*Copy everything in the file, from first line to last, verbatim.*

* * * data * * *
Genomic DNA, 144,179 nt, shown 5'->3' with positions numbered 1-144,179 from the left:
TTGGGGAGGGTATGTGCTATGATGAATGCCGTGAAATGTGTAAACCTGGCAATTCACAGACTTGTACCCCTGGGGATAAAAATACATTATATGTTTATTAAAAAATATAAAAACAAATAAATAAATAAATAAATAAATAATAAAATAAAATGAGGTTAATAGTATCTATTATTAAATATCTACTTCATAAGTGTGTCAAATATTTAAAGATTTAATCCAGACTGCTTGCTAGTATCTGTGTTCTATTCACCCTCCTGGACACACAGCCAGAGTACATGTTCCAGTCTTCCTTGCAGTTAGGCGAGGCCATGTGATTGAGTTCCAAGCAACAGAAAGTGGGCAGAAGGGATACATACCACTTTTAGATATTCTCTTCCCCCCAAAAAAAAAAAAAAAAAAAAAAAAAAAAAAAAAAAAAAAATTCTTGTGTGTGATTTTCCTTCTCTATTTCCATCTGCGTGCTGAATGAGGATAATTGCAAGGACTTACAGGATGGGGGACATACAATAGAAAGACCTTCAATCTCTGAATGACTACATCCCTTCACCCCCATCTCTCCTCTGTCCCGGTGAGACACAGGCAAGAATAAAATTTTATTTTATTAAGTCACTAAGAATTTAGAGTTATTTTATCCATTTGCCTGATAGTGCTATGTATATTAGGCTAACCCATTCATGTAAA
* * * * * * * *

Genomic DNA, 144,179 nt, shown 5'->3' with positions numbered 1-144,179 from the left:
TTGGGGAGGGTATGTGCTATGATGAATGCCGTGAAATGTGTAAACCTGGCAATTCACAGACTTGTACCCCTGGGGATAAAAATACATTATATGTTTATTAAAAAATATAAAAACAAATAAATAAATAAATAAATAAATAATAAAATAAAATGAGGTTAATAGTATCTATTATTAAATATCTACTTCATAAGTGTGTCAAATATTTAAAGATTTAATCCAGACTGCTTGCTAGTATCTGTGTTCTATTCACCCTCCTGGACACACAGCCAGAGTACATGTTCCAGTCTTCCTTGCAGTTAGGCGAGGCCATGTGATTGAGTTCCAAGCAACAGAAAGTGGGCAGAAGGGATACATACCACTTTTAGATATTCTCTTCCCCCCAAAAAAAAAAAAAAAAAAAAAAAAAAAAAAAAAAAAAAAATTCTTGTGTGTGATTTTCCTTCTCTATTTCCATCTGCGTGCTGAATGAGGATAATTGCAAGGACTTACAGGATGGGGGACATACAATAGAAAGACCTTCAATCTCTGAATGACTACATCCCTTCACCCCCATCTCTCCTCTGTCCCGGTGAGACACAGGCAAGAATAAAATTTTATTTTATTAAGTCACTAAGAATTTAGAGTTATTTTATCCATTTGCCTGATAGTGCTATGTATATTAGGCTAACCCATTCATGTAAA